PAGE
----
The Nathan’s Hot Dog Eating Contest is an annual American hot dog competitive eating competition. It is held each year on Independence Day at Nathan’s Famous original, and best-known restaurant at the corner of Surf and Stillwell Avenues in Coney Island, a neighborhood of BrooklynNew York City.

If you know the name Joey Chestnut (men’s hot dog eating champion with a record total of 70 dogs this July 4th), you should also know the names Sonya Thomas and Miki Sudo.  Ms. Sonya Thomas holds the female hot dog eating world record of 45 hot dogs in 10 minutes.  Ms. Sudo’s hot dog tally of 38 this year beat the fourth-place total in the men’s division.

Among the 15 female contestants were a hairdresser, a taxidermist, a truck driver, a marine mammal trainer and a fashion model from New Zealand.  “You have to be physically fit to stand up there for 10 minutes and go full force” said Nela Zisser, the 24-year old model.

Each contestant has his or her own eating method. Takeru Kobayashi pioneered the “Solomon Method” at his first competition in 2001. The Solomon method consists of breaking each hot dog in half, eating the two halves at once, and then eating the bun.  “Dunking” is the most prominent method used today. Because buns absorb water, many contestants dunk the buns in water and squeeze them to make them easier to swallow, and slide down the throat more efficiently.  Other methods used include the “Carlene Pop,” where the competitor jumps up and down while eating, to force the food down to the stomach.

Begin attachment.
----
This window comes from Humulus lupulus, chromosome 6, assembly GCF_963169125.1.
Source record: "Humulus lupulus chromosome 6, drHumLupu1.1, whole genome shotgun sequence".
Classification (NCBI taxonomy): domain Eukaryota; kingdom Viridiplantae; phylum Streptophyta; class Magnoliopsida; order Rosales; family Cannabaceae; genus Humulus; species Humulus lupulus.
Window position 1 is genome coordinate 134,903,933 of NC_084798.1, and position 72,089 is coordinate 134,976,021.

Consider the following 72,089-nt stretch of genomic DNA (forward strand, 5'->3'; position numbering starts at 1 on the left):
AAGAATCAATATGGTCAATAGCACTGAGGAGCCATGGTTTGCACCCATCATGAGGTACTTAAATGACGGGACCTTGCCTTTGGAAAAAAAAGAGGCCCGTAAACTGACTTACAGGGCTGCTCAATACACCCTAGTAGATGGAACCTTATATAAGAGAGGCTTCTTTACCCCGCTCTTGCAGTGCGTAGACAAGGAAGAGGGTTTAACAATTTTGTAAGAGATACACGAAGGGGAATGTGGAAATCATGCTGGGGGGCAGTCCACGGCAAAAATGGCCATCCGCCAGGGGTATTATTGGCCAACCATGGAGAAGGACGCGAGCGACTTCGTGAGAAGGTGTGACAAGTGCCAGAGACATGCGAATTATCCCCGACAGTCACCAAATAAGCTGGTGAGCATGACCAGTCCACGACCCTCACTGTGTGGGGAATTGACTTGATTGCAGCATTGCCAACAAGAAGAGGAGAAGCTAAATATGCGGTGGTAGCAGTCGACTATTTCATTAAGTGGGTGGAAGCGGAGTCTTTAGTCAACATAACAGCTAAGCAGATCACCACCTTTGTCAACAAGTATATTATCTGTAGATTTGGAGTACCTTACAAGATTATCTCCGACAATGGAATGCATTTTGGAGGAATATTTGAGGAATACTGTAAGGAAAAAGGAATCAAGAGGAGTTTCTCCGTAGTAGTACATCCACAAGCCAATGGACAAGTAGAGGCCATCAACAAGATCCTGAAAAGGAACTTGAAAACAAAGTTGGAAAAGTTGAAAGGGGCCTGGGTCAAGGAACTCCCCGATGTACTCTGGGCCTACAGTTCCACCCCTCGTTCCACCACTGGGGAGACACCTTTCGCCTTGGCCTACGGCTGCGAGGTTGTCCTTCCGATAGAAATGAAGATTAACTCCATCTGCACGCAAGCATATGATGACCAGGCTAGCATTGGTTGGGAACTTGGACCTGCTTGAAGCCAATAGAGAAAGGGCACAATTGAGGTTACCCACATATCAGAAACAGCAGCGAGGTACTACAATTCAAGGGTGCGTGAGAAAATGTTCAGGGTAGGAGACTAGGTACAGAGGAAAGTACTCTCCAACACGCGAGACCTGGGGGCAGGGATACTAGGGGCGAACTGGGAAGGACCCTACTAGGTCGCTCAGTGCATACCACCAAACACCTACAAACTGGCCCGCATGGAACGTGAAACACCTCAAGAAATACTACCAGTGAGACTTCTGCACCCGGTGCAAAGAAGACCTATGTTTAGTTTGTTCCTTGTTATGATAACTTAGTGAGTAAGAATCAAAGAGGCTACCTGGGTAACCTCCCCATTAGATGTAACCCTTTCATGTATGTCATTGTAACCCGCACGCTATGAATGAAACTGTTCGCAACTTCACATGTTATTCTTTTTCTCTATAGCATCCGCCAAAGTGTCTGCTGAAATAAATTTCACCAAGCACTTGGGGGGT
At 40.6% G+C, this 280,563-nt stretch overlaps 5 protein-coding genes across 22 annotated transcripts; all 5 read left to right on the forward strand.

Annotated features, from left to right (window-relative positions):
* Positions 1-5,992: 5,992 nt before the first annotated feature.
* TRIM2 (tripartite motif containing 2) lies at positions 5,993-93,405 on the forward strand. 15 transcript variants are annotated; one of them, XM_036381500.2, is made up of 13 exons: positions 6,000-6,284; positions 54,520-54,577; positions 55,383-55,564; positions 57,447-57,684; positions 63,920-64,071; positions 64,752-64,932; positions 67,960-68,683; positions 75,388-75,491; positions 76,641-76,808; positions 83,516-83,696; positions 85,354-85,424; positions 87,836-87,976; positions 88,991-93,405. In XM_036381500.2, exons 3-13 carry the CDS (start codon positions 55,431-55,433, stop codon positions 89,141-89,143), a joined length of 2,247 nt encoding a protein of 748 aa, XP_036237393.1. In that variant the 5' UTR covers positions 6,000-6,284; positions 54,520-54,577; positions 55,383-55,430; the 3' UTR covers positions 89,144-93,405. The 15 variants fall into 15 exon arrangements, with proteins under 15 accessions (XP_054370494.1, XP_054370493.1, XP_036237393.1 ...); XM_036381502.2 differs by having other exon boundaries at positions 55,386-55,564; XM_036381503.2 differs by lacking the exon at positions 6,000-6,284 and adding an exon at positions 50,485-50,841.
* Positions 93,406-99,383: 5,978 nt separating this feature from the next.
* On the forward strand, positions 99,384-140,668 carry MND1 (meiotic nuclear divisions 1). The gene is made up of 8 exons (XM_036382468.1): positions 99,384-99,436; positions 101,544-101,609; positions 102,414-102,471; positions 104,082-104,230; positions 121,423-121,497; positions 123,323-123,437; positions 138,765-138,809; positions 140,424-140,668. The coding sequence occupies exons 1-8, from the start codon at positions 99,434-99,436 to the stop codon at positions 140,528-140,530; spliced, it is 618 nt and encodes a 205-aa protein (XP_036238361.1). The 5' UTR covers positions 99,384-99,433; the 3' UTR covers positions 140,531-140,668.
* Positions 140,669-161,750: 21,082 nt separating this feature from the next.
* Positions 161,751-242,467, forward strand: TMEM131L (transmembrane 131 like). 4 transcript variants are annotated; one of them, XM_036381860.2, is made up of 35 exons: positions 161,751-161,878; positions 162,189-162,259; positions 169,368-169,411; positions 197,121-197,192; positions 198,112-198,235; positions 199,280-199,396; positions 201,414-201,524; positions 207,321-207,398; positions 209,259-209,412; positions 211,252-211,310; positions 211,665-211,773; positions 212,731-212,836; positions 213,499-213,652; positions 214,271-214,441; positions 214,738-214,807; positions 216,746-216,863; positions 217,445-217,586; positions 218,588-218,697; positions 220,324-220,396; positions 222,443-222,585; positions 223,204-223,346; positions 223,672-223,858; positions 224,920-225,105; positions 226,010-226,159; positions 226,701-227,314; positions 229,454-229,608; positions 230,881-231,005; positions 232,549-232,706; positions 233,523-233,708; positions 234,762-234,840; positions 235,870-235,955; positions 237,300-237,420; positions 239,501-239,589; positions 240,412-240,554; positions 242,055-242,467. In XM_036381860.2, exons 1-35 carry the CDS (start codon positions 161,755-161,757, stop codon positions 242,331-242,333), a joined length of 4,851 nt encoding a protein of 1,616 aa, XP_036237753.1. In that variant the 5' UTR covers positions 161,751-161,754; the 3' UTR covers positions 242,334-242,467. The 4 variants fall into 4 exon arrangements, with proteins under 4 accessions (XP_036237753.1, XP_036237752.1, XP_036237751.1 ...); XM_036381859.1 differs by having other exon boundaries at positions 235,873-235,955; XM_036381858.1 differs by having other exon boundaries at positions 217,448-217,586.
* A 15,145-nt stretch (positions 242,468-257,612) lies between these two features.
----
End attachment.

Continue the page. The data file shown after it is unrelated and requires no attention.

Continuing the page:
The women trained throughout the year by exercising, eating healthy and practicing techniques at smaller competitions such as gobbling dozens of Twinkies in six minutes.

Ms. Mary Bowers of Beverly Hills, California said she hoped the women’s competition would eliminate a cultural stigma that often discourages eating among young girls.

Please click here to read more…

 

The Spritz: It’s All Built on Bubbles

Spritz culture is rooted in the cities and towns of Northern Italy.  The drink can be found at restaurants, cafes and even at the airport.

The Spritz is a wine-based cocktail commonly served as an aperitif (an alcoholic beverage served before the meal to stimulate appetite) in Northeast Italy. The drink is prepared with prosecco (Italian white) wine, a dash of some bitter liqueur such as Aperol, CampariCynar, or, especially in Venice, with Select. The glass is then topped off with sparkling mineral water. It is usually served over ice in a lowball glass and garnished with a slice of orange, or sometimes an olive, depending on the liqueur.

Thanks to the recent publication of a light-hearted book named “Spritz”, these drinks have become popular and American bars will serve them this summer.

American bartenders have taken the liberty of creating their own spritz concoctions.

At the Llama Inn in Williamsburg, Brooklyn, the bartender mixes gin, fino sherry, strawberry shrub, St. Germain elderflower liqueur, Peychaud’s bitters, Spanish sparkling wine and Perrier for the Señorita Spritz, a pretty pink concoction.

At Montana’s Trail House in Bushwick, Brooklyn, the owner piles Aperol, grapefruit juice and sparkling white wine atop a base of Mezcal with agave syrup.

Summertime is the perfect time for something light, refreshing and bubbly.  One bartender on the Lower East Side is quoted as saying, “Who doesn’t like something that feels like its dancing on your tongue?”

Please click here to read more…